The Benefits of a CRC Internal Audit

           Carbon and Climate

The Treasury has announced that the final reporting year for the CRC Energy Efficiency Scheme (CRC) will be 2018/19, with the corresponding reports submitted in summer 2019. This means that the CRC is continuing for longer than had originally been rumoured, with four more annual reports being submitted between now and the termination of the scheme. Now that there is more certainty around the future of the CRC, participants are turning their attention back to the mandatory requirements of the scheme, one of those being the obligation for an annual internal audit.

However, an internal audit provides wider benefits than purely meeting a mandatory requirement as it gives the organisation confidence that it is ready for a possible external audit of its CRC evidence pack by the Environment Agency (EA). It also goes further than checks of mandatory areas by also recommending procedures that could be implemented as best practice and so ensure the smooth running of scheme, even if the principal parties change.

The process is typically carried out in two stages, with the first stage making recommendations and the second stage focusing on the corrective actions that have been taken as a result. There is a requirement for the final report to be signed off by an authorised contact, and a senior member of staff who exercises management control over the appropriate activities within the organisation. This process helps to highlight the risks of non-compliance to all of the responsible parties such as the civil penalties that can be incurred. For example, an inaccurate annual report could result in a fine of £40 for each tonne of CO2 inaccurately reported.

The EA published an update of civil penalties at the end of March that showed a number of companies and public sector organisations that have been fined for late submissions and administrative errors. This indicates the approach the EA is likely to take for the remainder of the scheme and emphasises the importance of conducting an internal audit prior to the submission of your CRC annual report. The Internal Audit is an essential element of the evidence pack:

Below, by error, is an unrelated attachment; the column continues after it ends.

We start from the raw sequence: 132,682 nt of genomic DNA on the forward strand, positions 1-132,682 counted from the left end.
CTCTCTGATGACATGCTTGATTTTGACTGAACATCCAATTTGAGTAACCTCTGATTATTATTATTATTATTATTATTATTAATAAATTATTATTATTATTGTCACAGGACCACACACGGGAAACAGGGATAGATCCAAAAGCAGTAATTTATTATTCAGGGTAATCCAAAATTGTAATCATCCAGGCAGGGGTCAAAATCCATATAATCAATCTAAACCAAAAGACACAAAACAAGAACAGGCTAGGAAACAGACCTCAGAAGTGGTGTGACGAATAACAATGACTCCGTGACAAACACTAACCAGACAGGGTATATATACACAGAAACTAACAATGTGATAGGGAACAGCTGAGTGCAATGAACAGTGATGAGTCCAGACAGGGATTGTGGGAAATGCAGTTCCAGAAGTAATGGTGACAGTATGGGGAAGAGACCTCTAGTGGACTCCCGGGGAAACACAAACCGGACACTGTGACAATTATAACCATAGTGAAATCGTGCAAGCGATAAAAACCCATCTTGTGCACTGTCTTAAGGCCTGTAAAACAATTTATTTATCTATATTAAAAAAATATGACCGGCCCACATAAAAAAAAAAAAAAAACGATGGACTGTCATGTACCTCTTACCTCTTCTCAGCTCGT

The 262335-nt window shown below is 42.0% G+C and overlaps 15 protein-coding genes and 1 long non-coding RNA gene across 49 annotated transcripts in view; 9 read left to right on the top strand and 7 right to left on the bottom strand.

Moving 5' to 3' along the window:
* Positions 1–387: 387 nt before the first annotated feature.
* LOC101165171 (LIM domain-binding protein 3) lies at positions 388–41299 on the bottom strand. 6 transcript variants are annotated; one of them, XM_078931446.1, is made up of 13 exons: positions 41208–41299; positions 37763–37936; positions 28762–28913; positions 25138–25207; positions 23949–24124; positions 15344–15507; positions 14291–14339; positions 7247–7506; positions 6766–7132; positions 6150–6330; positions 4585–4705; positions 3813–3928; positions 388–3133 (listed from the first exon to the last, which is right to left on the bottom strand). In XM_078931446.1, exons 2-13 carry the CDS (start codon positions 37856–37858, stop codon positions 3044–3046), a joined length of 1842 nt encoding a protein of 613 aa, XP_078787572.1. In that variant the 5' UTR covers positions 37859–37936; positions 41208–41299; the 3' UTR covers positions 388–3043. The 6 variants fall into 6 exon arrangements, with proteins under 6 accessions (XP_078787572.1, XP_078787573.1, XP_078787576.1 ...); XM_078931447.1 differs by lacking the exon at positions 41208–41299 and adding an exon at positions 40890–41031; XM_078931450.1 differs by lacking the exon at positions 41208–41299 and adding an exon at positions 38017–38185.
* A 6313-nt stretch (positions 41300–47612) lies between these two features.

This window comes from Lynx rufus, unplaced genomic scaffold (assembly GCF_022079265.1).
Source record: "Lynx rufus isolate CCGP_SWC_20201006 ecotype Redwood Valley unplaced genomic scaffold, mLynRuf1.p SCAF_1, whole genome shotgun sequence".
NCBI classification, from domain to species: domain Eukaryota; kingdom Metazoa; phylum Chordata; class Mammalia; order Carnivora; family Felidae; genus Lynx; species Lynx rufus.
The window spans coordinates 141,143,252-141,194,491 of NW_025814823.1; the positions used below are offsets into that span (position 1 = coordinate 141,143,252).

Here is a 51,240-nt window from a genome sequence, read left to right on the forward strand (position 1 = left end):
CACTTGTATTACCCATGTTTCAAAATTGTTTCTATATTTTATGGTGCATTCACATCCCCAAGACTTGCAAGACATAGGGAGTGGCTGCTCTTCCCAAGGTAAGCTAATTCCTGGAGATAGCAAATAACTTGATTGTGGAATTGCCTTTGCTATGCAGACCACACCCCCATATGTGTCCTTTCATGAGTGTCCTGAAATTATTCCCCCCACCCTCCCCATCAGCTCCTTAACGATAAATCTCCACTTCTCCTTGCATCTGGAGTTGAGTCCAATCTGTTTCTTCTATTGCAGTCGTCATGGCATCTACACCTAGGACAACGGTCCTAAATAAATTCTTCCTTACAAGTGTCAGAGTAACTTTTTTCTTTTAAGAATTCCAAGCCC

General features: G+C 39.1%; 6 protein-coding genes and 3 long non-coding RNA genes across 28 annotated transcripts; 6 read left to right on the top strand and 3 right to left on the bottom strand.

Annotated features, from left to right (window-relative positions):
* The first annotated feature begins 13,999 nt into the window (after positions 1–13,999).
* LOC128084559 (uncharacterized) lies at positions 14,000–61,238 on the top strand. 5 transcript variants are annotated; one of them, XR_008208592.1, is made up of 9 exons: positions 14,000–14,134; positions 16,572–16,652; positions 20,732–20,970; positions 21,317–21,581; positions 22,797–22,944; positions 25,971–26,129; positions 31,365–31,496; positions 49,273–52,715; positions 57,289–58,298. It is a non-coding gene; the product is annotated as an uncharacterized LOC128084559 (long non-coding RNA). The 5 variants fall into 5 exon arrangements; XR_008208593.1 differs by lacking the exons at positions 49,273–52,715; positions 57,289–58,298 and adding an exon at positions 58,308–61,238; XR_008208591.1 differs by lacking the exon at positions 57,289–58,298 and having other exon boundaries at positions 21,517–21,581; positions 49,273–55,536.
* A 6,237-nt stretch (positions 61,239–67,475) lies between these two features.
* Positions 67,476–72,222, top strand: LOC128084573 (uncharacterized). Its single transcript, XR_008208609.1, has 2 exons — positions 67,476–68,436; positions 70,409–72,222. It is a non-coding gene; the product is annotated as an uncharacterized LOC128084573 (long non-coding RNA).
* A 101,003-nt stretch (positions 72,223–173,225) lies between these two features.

If the EA chooses to carry out an external audit of a CRC participant’s evidence pack, it will usually ask for certain information to be sent to them in advance of the first meeting, with one of these being a copy of the participant’s most recent internal audit report and evidence of the checks that have been carried out. The EA will be looking for details of who carried out the internal checks, when they were conducted and records of any issues raised, together with details of how they were resolved. This could relate to questions over area such as data accuracy, site records, special events, or organisational structure.

When the CRC is abolished in 2019, the income stream to the government is due to be recouped via an increase in the Climate Change Levy from April 2019. An annual reporting requirement is expected under a new regime and a full consultation on the detail of the new scheme will be launched in summer 2016.

Note: The CRC is a mandatory annual carbon reporting scheme that applies to large organisations that consume at least 6,000 MWh of electricity per annum through half hourly meters. Electricity and gas consumption is reported annually as tonnes of CO2, against which allowances are purchased at a current cost of £16.10/tCO2 for the forecast sale and £16.90/ tCO2 for the compliance sale.

Nikki Wilson

Nikki joined Alfa Energy in September 2015 as a Carbon Management Consultant where she advises clients on legislation, compliance, and the implementation of carbon management schemes. She is a Practitioner member of IEMA, has a postgraduate diploma in Environmental Decision Making, and has over 15 years’ experience in energy consultancy.